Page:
Jalopnik published an article yesterday titled 'The Sad Death Of The Knob, Switch And Button'. Here's an excerpt.
... LCD dashboards in so many new cars here at the Detroit Auto Show are a genuinely great advance. Except for one big issue: Knobs, switches and buttons? They're now officially doomed.
Knobs are still around, albeit in reduced numbers, but it's very clear they're considered vestigial holdouts and it's just a matter of time before they're done away with completely. Looking at forward-thinking cars like the Tesla Model S demonstrates this, as its dash is basically just two big iPads, one in landscape orientation and the other in portrait.
A booth from Denso, a major supplier of auto parts and electronics, shows a prototype cockpit of the future — and it's all touch screens. Touch screens are great on our phones and tablets; so why wouldn't they be great in a car, right?
. . .
Have you ever peeked in the cockpit of an airplane and seen the levers in between the seats? Those levers have funny-shaped knobs: Spool-shaped, crown-shaped, star-shaped — it's the marshmallows from a Lucky Charms box. There is, of course, a great reason why they're like that: so pilots can know what lever is what just by touch.
That's exactly what is being given up when controls move to the touch screen. Tactile feedback and the ability to feel what a control is has long been part of driving.
Traditionally, we can feel and know what's a radio knob, what a climate control lever feels like, how the notches feel as we move them from one setting to another, and it's worked great. Even without any interior lights or dash lights I bet most of us could find and use the essential controls on our cars.
Touch screens are awesome for many, many things. They look great, they can show an incredible amount of information, but they should never be the only components on a dash.
There's more at the link.
Jalopnik is quite right about the problem of not being able to use a touch-screen control unless one can look at it - and that's frequently not safe to do while driving. However, there's another problem with touch-screens, one highlighted by blogger and author Frank W. James when he described his frustrations while trying to use a smartphone.
... the Droid locks itself every time you shut it off and to use it you first have to 'unlock' it through use of the touchscreen. It has command buttons on the bottom, but to unlock it you have to slide a finger across the screen. Why? The touchscreen works off the 'heat' of your fingertip. To do that you have to remove your gloves, but today I had to shut the chainsaw off first before taking the gloves off. (See where I'm going with this?) Okay, by the time I get to the almighty touchscreen, I have to unlock it as well as touch a 'green box' in the lower left of the screen to access my phone call, ONLY THE DAMN PHONE WON'T RECOGNIZE MY FINGERTIP. I missed the call, actually 'calls', because I've had calls from everywhere from California and beyond and who the Hell knows who they were because I couldn't get my damn phone to work.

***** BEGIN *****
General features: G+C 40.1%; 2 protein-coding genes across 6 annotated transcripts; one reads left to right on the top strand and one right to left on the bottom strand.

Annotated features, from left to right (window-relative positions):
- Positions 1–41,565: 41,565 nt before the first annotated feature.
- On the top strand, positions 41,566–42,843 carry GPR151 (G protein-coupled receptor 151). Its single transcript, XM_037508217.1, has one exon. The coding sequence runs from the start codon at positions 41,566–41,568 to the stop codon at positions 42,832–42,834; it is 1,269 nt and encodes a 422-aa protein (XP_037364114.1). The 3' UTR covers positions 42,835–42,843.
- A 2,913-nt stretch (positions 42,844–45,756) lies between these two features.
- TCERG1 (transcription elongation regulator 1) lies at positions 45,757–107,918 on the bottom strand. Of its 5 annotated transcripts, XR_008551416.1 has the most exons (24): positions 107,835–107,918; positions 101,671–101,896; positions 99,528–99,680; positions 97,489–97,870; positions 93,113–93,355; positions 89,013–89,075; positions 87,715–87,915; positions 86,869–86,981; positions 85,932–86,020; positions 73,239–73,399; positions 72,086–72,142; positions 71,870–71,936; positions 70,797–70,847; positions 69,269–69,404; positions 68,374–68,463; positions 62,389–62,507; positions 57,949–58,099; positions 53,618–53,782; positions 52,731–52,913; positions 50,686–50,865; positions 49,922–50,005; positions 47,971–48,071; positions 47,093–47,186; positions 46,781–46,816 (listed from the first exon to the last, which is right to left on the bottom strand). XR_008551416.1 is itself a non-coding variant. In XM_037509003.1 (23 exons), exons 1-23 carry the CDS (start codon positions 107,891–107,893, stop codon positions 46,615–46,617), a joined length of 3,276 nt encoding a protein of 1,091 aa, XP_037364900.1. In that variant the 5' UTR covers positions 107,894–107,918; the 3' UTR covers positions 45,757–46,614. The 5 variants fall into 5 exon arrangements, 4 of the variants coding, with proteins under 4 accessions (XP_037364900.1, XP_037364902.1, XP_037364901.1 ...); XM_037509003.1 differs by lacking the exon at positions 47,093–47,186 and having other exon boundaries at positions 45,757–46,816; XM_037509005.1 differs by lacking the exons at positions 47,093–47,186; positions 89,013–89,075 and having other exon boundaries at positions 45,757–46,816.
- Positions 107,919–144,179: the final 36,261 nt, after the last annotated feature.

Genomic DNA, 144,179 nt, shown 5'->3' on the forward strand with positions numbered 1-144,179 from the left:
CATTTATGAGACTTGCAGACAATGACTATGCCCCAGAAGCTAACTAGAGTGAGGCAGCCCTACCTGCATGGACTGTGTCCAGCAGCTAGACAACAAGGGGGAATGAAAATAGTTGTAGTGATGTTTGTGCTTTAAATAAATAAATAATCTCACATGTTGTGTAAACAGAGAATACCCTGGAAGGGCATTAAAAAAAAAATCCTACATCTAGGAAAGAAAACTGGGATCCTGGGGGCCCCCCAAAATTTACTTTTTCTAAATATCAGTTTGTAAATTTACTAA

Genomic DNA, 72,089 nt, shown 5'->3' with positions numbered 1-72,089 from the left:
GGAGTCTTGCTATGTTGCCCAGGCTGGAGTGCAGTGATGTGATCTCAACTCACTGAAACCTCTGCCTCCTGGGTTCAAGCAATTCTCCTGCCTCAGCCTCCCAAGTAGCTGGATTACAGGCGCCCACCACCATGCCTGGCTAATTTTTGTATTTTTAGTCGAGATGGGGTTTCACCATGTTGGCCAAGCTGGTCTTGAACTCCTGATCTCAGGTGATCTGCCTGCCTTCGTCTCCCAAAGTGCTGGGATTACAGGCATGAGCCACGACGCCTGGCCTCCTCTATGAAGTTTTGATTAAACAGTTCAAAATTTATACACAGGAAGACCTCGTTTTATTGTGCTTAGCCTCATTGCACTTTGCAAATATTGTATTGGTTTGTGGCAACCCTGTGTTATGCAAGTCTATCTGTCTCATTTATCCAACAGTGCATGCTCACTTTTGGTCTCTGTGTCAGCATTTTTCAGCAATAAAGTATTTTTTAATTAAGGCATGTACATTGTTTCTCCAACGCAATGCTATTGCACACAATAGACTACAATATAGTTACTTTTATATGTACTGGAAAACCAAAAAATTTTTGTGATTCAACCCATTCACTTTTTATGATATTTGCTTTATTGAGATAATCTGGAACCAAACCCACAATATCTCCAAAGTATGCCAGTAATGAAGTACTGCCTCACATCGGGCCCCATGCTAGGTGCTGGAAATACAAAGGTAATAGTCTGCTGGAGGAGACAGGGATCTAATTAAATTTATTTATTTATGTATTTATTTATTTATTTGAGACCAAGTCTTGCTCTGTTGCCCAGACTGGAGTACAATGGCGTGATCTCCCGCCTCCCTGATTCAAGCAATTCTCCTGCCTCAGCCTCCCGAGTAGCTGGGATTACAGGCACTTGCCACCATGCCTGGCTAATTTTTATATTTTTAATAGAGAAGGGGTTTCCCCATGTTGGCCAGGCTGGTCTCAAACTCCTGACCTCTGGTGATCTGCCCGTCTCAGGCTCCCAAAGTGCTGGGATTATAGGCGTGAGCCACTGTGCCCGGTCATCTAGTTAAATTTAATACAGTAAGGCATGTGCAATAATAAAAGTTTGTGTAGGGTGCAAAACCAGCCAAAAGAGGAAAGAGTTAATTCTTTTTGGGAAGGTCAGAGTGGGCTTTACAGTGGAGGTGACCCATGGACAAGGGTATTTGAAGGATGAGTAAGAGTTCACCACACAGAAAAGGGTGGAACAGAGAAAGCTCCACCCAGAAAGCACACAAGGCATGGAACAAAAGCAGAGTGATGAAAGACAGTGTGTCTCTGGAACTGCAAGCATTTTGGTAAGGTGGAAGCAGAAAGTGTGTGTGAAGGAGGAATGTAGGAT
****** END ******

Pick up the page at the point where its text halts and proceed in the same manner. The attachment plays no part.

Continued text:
You know most people have (counting their thumbs) ten fingertips. I have nine and some of those left are not in the best of shape. Maybe that's why this damn thing won't react to my touch. But all the Gucci features in the world are more or less meaningless if the damn phone won't work as, you know, a phone.
I was over at the county seat for a dentist visit after lunch and I stopped at the 'phone' store. I told the guy I want something with a real 'push-button'. Something you don't have to take a work glove off to get the damn thing to work. Can't do it. Droids only come in touchscreens. Which tells me right away whomever designed the Droid never had to 'sweat' at physical labor or with a machine to make a living for himself and his family.
I'm in the process of taking this collared shirt and cuff-link piece of s*** back to the store and I'm going to get me something that works for people who actually 'labor' and/or do physical work for a living.
Again, more at the link.
Seems to me that Mr. James' point applies equally well to touchscreens in cars. Many drivers are hard-working men, with the same sort of damage to their hands as Mr. James. Others will be wearing gloves, particularly in cold weather. How are such people supposed to use touchscreen controls - particularly when they can't even safely take their eyes off the road to look at them?
Methinks our automakers had better rethink this one - quickly . . .